The Chinese Nationalist Party (KMT) and the Taiwan People’s Party (TPP) had engaged in weeks of political horse-trading between high-ranking officials, hoping to form a joint ticket to win January’s presidential election, but it all ended in a dramatic public falling out on live television on Thursday.
The farcical performance involving mudslinging and quarrels among three men — the TPP’s candidate and Chairman Ko Wen-je (柯文哲), the KMT’s candidate, New Taipei City Mayor Hou You-yi (侯友宜), and Hon Hai Precision Industry Co founder Terry Gou (郭台銘), an independent — and their aides in the evening before the official candidate registration deadline on Friday marked the theatrical finale of the “blue-white alliance” for the election.
After many people watched the meeting with a mix of disbelief and amusement, its five main participants — the three candidates, along with KMT Chairman Eric Chu (朱立倫) and former president Ma Ying-jeou (馬英九) — were ridiculed on the Internet as “five men with their nonsense” (五漢廢言), a play on the Chinese phrase “Wuhan pneumonia,” a name used for COVID-19 in the early phase of the pandemic. Ko on Friday also said the meeting had turned out to be a “farce.”
Consequently, the Jan. 13 election has been settled as a three-way race between Hou, Ko and Vice President William Lai (賴清德) of the Democratic Progressive Party (DPP) after Gou dropped out a few hours before the registration deadline.
The three-way race is widely believed to provide a boost for Lai, as he has been leading in opinion polls throughout the year, and the KMT and the TPP had just failed to realize their long-held hope of combining their support to defeat Lai and unseat the DPP.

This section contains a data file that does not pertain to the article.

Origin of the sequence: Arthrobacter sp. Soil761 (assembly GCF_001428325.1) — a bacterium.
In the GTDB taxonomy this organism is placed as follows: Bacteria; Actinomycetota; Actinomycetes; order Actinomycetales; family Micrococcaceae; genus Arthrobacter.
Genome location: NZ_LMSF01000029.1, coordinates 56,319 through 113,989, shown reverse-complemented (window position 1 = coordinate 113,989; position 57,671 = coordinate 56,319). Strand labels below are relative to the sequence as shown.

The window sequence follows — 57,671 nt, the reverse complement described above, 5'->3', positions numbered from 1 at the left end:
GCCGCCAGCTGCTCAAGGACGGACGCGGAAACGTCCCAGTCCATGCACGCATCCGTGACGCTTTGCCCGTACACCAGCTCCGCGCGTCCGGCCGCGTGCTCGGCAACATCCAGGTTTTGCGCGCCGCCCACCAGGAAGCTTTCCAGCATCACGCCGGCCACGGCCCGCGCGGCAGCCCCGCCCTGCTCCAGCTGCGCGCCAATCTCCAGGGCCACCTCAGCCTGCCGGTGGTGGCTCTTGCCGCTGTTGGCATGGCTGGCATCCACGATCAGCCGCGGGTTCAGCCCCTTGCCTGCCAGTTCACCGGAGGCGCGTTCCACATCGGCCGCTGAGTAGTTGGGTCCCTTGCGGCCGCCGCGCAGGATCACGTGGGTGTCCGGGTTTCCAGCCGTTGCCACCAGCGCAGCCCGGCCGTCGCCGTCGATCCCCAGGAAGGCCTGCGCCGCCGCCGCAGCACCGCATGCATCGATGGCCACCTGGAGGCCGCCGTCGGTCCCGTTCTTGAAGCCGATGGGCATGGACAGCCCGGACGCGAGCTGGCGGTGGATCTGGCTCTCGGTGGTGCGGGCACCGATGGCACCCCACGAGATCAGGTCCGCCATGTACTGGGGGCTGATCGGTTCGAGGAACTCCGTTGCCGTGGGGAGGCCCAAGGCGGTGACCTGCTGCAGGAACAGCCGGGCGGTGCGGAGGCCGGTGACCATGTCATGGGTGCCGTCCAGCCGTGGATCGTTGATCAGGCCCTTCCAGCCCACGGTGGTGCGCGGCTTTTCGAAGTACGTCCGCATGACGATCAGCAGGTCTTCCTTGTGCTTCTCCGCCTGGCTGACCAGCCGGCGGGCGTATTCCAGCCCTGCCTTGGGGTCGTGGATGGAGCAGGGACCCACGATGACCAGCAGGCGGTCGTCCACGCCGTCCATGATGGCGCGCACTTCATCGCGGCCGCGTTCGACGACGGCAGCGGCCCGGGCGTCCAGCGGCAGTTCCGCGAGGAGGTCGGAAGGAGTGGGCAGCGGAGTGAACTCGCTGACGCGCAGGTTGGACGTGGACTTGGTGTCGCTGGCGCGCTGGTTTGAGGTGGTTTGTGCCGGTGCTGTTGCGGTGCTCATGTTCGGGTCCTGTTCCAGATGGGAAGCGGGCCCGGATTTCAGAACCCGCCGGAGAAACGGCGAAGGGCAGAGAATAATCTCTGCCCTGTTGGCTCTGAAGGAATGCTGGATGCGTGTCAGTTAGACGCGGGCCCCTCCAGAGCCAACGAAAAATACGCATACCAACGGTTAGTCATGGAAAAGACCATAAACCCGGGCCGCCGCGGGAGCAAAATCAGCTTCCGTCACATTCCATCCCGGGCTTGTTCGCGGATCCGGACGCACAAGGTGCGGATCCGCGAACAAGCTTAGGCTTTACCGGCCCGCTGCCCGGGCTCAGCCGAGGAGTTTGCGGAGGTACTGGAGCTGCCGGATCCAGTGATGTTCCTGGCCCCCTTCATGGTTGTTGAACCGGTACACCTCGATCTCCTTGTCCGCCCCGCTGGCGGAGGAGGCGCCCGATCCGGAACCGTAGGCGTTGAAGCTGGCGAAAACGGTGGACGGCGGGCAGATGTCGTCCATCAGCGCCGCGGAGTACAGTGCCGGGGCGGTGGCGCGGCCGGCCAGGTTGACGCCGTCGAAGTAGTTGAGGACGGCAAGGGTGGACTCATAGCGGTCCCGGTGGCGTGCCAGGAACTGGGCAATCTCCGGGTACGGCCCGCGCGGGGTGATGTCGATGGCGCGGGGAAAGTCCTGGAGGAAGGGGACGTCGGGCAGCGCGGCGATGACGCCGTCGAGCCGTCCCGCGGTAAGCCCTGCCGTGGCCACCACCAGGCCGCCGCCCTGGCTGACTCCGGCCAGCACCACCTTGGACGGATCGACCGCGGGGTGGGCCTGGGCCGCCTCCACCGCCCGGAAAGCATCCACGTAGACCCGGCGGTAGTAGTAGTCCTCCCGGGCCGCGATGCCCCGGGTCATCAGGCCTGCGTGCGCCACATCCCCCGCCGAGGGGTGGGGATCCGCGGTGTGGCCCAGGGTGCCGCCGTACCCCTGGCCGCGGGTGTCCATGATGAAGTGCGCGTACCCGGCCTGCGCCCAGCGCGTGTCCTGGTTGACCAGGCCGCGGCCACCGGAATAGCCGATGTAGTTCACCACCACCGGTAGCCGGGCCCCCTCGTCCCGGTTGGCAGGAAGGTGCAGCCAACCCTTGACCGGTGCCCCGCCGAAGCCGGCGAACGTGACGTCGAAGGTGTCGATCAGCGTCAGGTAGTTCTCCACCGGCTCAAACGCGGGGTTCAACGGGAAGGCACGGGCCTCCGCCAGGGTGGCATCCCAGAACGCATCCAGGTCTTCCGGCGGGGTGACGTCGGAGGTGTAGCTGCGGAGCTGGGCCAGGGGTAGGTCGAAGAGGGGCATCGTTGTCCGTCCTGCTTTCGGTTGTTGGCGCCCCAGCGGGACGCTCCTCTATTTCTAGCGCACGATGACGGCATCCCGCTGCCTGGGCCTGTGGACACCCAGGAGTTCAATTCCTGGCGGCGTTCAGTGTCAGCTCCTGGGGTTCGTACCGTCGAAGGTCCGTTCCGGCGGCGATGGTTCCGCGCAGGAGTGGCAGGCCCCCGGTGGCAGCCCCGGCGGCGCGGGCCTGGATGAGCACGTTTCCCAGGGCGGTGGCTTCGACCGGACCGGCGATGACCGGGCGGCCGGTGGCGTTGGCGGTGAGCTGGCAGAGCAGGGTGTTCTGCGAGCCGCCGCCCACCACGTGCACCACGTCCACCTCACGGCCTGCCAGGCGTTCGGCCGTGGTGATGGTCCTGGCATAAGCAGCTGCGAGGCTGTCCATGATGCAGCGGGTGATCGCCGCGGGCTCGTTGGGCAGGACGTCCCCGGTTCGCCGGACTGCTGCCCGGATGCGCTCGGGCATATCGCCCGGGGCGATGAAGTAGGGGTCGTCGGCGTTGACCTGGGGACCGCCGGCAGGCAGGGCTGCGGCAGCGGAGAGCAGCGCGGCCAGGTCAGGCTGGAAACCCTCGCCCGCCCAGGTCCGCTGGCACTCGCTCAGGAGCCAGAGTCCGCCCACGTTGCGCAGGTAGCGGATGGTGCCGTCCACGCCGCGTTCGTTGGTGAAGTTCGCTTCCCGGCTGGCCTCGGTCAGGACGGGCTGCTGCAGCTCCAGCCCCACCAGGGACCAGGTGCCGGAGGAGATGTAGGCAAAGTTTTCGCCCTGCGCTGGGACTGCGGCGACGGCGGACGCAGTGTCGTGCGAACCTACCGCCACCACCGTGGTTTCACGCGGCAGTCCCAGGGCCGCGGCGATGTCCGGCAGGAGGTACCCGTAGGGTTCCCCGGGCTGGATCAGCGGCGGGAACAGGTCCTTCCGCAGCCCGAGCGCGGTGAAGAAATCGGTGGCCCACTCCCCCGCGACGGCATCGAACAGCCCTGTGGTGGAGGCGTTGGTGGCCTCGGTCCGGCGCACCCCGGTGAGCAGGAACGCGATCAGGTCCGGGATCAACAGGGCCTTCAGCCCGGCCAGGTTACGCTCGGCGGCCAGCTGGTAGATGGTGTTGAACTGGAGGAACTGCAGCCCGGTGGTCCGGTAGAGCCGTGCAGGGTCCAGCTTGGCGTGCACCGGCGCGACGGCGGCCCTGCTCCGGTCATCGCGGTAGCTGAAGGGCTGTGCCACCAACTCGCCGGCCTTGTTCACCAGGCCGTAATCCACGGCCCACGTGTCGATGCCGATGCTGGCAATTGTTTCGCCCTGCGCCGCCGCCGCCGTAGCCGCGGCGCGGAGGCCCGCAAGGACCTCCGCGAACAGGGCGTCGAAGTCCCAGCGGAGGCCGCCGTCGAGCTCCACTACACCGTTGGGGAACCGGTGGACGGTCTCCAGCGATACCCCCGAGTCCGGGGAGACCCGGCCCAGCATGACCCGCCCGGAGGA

With fewer than 50 days to the election, it will undoubtedly be an uphill battle for the two opposition parties, as they just named their vice-presidential candidates on Friday morning — Broadcasting Corp of China chairman Jaw Shaw-kong (趙少康) as Hou’s running mate and TPP Legislator Cynthia Wu (吳欣盈) as Ko’s — after they settled on separate campaigns.
DPP lawmakers also seized the opportunity to ask voters to carefully consider if the KMT and TPP leaders — who tried to outwit each other, quarreled over polling results, spent critical hours debating trivial matters and ended in a dramatic breakup — are capable of formulating national policies, protecting Taiwan’s interests and negotiating fairly as equals with China or other nations.
While the answer seems obvious, it still might not be as “easy” a win for Lai and his running mate — former representative to the US Hsiao Bi-khim (蕭美琴) — as many disappointed pan-blue supporters believe.
China has a long history of using multifaceted methods to meddle in Taiwan’s elections, including spreading disinformation, economic coercion and military threats, all aimed to influence Taiwanese to vote for a “China-friendly” government and move closer to its ultimate goal of unification.
With the KMT and TPP, which seek closer China ties, having failed to form a joint ticket, it is likely that Beijing would ramp up its efforts to interfere in Taiwan’s election process. Its Taiwan Affairs Office last week already called the Lai-Hsiao ticket a “combination of two separatists,” that “Taiwan independence” means war and that Taiwanese should think about what a DPP president would mean for their future.
There is still time for voters to shift their support based on how the three campaigns present themselves, as well as Chinese interference. So there is no guaranteed win for any party. Taiwanese must keep their eyes open and vote wisely.
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